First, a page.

This Section disallows a business as an accessory use in a dwelling unit in an R or NC District which would be open to the public except for the maintenance within a dwelling unit of the office of a professional person who resides therein. Before 1978, the Code defined a "professional person" as, "a person legally qualified to practice dentistry, medicine, psychiatry, chiropractic, law, architecture or engineering." The 1978 Code dropped this definition, the definition, "any person engaged in an occupation that requires licensing by the State" was considered. However, over time, more occupations had licenses or certificates associated with them. It became difficult to ascertain for which ones a license was required to be practiced legally or for which ones a license or certificate constituted simply a trade endorsement. It was noted that the purpose of the Planning Code professional exemption was not to afford some occupations greater respect but to recognize that specific occupations had been traditionally practiced in San Francisco homes before zoning and had gained some legal merit for continuing in this manner. Therefore, the exemption shall be applied to those occupations which were thought to have been traditionally practiced in the dwelling of the practitioner because that is what the law traditionally allowed.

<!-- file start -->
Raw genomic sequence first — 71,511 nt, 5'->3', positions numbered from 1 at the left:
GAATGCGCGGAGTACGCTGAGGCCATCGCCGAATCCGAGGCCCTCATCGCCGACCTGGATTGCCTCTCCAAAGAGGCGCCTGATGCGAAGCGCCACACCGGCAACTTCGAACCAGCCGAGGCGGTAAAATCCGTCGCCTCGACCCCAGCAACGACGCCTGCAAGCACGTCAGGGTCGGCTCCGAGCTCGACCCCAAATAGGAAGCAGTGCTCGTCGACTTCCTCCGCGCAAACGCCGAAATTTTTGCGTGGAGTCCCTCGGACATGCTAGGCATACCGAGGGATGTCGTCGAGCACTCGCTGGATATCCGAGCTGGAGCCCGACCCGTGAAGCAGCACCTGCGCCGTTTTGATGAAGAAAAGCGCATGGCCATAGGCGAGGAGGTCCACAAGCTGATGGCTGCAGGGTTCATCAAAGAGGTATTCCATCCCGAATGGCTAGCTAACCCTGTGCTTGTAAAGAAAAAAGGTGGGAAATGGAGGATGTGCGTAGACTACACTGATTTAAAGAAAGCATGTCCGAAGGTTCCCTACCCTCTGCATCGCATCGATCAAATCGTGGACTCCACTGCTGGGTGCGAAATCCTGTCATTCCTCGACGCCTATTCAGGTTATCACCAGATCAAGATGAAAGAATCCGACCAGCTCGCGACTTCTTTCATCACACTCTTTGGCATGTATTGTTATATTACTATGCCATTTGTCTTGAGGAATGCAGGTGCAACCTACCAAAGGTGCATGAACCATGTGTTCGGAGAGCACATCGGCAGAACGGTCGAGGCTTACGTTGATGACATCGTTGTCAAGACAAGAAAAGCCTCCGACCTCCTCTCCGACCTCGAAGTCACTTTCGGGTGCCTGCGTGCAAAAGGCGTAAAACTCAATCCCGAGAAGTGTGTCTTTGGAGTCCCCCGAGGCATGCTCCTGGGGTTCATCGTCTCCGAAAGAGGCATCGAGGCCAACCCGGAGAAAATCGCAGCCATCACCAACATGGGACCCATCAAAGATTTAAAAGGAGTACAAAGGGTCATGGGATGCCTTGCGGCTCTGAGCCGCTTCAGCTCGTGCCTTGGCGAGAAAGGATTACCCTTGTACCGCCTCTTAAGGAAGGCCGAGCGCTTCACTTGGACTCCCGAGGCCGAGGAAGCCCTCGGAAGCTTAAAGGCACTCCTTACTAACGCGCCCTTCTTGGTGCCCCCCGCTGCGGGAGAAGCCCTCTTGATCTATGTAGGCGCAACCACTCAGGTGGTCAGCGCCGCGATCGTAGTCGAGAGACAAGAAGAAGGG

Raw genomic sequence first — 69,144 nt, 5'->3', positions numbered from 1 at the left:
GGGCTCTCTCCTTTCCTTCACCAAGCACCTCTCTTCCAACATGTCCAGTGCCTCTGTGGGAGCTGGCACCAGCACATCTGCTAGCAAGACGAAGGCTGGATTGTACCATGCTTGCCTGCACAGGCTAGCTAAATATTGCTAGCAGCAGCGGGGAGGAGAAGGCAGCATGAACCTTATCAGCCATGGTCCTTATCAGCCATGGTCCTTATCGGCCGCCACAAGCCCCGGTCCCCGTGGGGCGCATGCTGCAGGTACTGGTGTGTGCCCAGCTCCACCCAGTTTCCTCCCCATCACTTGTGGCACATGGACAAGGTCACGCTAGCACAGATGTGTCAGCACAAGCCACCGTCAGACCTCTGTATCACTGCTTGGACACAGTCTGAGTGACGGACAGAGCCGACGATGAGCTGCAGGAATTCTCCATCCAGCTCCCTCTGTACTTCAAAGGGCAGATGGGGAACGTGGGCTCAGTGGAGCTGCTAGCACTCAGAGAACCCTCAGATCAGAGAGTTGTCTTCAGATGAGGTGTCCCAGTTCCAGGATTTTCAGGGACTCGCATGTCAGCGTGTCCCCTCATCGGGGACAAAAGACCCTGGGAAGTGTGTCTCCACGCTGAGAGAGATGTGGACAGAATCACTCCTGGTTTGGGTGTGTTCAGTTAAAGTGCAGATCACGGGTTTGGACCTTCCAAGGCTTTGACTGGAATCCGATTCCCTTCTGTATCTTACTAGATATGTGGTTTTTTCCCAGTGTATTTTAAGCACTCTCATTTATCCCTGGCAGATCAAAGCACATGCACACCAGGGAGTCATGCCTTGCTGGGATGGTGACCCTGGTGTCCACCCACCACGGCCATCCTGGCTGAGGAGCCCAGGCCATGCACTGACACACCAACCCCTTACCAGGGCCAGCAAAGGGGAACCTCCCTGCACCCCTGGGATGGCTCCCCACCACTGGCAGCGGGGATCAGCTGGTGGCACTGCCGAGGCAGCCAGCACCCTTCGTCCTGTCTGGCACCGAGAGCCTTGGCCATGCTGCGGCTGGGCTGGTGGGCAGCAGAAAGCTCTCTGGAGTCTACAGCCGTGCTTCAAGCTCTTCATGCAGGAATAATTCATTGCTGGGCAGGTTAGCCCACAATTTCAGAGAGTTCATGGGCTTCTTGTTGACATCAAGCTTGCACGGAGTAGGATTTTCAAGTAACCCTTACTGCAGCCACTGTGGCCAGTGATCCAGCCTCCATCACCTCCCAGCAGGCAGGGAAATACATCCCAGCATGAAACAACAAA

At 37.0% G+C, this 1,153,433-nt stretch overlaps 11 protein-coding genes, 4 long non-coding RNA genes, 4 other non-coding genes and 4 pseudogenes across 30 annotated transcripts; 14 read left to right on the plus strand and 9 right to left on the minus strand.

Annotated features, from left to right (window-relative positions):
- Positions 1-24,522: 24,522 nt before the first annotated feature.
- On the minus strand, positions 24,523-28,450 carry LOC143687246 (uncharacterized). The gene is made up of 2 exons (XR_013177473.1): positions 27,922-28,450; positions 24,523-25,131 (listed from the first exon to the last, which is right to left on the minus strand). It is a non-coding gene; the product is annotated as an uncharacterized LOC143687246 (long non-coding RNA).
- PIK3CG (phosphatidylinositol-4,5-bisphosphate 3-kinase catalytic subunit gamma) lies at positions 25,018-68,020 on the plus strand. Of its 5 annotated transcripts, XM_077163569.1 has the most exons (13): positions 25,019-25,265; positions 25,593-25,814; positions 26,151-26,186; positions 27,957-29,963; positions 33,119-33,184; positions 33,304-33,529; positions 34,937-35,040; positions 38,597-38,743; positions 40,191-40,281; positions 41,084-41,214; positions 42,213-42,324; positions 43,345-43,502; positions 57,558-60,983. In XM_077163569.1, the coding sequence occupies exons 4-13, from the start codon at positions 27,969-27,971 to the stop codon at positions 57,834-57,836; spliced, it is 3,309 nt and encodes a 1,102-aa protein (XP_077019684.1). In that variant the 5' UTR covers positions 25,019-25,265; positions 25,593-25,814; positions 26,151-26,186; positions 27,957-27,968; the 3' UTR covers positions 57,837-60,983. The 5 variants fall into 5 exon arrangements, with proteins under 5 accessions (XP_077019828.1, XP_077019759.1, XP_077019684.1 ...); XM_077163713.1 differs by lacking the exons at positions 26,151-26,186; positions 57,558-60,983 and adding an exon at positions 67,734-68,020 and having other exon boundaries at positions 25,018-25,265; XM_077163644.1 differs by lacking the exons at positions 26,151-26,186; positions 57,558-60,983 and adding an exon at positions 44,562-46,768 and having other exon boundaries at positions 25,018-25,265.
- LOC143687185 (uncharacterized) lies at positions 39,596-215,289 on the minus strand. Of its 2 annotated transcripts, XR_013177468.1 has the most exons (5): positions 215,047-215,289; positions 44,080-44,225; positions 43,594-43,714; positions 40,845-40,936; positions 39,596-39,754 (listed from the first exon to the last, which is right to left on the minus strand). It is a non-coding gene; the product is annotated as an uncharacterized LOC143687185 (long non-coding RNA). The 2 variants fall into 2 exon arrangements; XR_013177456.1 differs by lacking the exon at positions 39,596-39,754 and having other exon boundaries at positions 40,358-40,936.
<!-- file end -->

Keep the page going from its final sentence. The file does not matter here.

The following determinations have been made on this basis:
1995:The practice of acupuncture is allowed as one discipline within medicine.
1/96:The practice of electrolysis is NOT allowed. No evidence was submitted to indicate that this activity would clearly fall within the practice of medicine or whether it has traditionally required a license for legal practice.
Applying for Your Permit & Paying Fees
This page describes the controls on Home Office use mandated in the San Francisco Planning Code. If your construction project will involve other changes of use or construction, you should visit the how-to pages for those types of projects. Here are a few relevant how-to pages: Building Expansion/Change of Use – Residential, Limited/Non-Conforming Use – Residential (ex. Corner Stores), Removing Dwelling Units, New Building Construction/Demolition – Residential, Rooms Development (Downstairs/Ground Floor)
Inspections of permitted work is the responsibility of the Department of Building Inspection. DBI's Inspection Services page explains their inspection function.